What Facebook users need to know about end-to-end encryption – Fast Company

As Facebook seeks to integrate its four mega appsInstagram, WhatsApp, Messenger, and Facebook itselfone of the key aspects of that effort will ultimately be adding end-to-end encryption for all of them and allowing them to interoperate. Currently, only WhatsApp has end-to-end encryption by default, and Messenger merely offers it as an opt-in option within each conversation you have. Peoples private communications should be secure, Facebook CEO Mark Zuckerberg wrote in his March 2019 memo outlining his vision. End-to-end encryption prevents anyoneincluding usfrom seeing what people share on our services.

Ever since Zuckerberg presented his plan, it has sparked debate around the world. Now, as the company makes its first moves to weave together its services, heres what you need to know.

1. It absolves a platform from responsibility: Because Facebook cant read the communications being sent, it may be relieved of its current burden of content moderation.

2. Governments hate it: Officials complain that end-to-end encryption creates a safe space for criminals. In October 2019, the U.S., U.K., and Australian governments demanded that Facebook give them a backdoor to access end-to-end encrypted messages if Facebook encrypts all its services.

3. It shields bad behavior: During recent elections in Brazil, Nigeria, and India, WhatsApp enabled the spread of disinformation and misinformation, largely unbeknownst to the public. As this article about the Nigerian election reveals, the most notorious story circulated on social media was that the president had died while undergoing medical treatment outside of the country, and had been replaced by a clone from Sudan.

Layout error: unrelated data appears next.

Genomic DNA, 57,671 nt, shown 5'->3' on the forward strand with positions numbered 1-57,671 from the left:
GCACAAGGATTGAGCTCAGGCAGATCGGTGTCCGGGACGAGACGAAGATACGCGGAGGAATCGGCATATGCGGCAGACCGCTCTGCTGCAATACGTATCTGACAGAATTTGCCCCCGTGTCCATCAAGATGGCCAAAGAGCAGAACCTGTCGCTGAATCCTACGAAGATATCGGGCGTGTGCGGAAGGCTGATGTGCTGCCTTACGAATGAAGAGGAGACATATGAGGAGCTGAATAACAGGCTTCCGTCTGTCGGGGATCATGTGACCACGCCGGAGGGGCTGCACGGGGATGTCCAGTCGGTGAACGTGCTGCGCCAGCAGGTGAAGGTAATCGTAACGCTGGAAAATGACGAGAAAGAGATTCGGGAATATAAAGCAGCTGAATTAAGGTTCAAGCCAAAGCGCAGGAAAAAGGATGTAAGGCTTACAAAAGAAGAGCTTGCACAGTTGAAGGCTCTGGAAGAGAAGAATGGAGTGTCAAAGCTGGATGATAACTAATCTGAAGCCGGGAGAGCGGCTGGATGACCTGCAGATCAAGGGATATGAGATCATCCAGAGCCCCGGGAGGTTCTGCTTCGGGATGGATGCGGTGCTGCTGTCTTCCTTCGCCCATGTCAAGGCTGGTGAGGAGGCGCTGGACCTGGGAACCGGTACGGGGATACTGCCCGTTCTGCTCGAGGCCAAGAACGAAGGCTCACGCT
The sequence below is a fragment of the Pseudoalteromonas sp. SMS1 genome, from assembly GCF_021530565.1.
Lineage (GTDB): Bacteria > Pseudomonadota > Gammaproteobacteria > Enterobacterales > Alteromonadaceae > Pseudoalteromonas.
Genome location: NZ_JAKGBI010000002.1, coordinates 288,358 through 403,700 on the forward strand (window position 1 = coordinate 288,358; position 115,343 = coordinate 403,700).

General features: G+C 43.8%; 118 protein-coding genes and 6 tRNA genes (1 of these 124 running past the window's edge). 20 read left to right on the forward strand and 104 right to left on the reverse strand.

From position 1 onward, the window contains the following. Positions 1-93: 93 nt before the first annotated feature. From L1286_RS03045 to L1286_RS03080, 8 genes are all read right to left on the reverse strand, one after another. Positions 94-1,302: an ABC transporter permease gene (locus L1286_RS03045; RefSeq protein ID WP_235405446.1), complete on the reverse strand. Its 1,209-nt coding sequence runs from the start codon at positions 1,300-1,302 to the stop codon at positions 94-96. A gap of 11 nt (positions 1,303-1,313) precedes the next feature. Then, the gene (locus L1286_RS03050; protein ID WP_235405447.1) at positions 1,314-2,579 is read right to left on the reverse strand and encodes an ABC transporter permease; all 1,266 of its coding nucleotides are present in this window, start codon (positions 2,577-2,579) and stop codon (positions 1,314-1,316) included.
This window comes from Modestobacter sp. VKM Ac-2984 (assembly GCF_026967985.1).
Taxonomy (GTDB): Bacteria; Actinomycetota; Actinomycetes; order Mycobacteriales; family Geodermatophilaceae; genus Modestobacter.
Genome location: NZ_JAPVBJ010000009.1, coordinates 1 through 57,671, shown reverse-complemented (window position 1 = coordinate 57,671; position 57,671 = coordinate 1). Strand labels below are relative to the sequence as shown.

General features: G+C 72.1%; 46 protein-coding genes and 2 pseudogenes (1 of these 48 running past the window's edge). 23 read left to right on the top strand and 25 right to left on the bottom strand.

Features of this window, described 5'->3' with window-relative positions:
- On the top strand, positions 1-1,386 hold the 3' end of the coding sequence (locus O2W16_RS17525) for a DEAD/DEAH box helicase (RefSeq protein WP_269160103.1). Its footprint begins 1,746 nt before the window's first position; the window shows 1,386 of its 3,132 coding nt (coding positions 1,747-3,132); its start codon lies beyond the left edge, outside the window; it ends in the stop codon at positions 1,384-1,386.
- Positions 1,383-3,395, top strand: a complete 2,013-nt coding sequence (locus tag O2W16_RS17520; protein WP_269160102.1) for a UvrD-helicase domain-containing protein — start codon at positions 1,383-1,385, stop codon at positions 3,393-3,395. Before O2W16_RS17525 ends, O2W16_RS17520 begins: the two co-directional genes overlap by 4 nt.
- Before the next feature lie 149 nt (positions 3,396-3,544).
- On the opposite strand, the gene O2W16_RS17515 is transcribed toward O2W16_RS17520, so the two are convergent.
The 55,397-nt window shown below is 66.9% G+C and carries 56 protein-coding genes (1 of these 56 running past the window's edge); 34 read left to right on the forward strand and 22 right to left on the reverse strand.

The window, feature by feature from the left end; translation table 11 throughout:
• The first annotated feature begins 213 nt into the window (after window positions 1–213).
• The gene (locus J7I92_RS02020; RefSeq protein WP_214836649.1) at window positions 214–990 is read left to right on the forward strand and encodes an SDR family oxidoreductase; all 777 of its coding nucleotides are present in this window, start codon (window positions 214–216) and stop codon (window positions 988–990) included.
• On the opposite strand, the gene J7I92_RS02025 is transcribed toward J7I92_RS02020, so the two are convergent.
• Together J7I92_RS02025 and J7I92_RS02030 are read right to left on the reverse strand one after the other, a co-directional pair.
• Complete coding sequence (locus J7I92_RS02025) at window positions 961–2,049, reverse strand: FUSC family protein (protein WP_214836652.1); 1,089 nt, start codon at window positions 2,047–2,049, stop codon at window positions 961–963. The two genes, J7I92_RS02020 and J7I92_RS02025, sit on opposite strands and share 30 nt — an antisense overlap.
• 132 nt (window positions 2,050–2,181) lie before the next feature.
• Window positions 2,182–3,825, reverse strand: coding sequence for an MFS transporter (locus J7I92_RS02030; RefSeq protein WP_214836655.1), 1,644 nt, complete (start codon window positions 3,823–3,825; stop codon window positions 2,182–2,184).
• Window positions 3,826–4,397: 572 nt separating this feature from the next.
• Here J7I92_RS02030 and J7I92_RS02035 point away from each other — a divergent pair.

1. It makes their services more appealing: Users like the idea of their messages being secure, especially if they dont have to do anything extra to get the privacy benefit.

2. It reduces transparency obligations: In the second half of 2019, governments around the world made 140,875 data requests of Facebook, and the company cooperated at least partially with 74.4% of them. Without access to messages, the company wont have to be accountable.

1. Multiple devices: WhatsApp has tested a feature to allow users to access WhatsApp messages across a users devices. Anyone with access to them could potentially access messages.

2. Older messages: Messages backed up to Google Drive and Apple iCloud, for example, are not end-to-end encrypted.

3. Business use: WhatsApp messages between a user and a business are encrypted, but multiple people at a company may read them and are subject to a companys own privacy policies, not Facebooks. Facebook takes no responsibility for what happens once a business opens them.

See the article here:
What Facebook users need to know about end-to-end encryption - Fast Company

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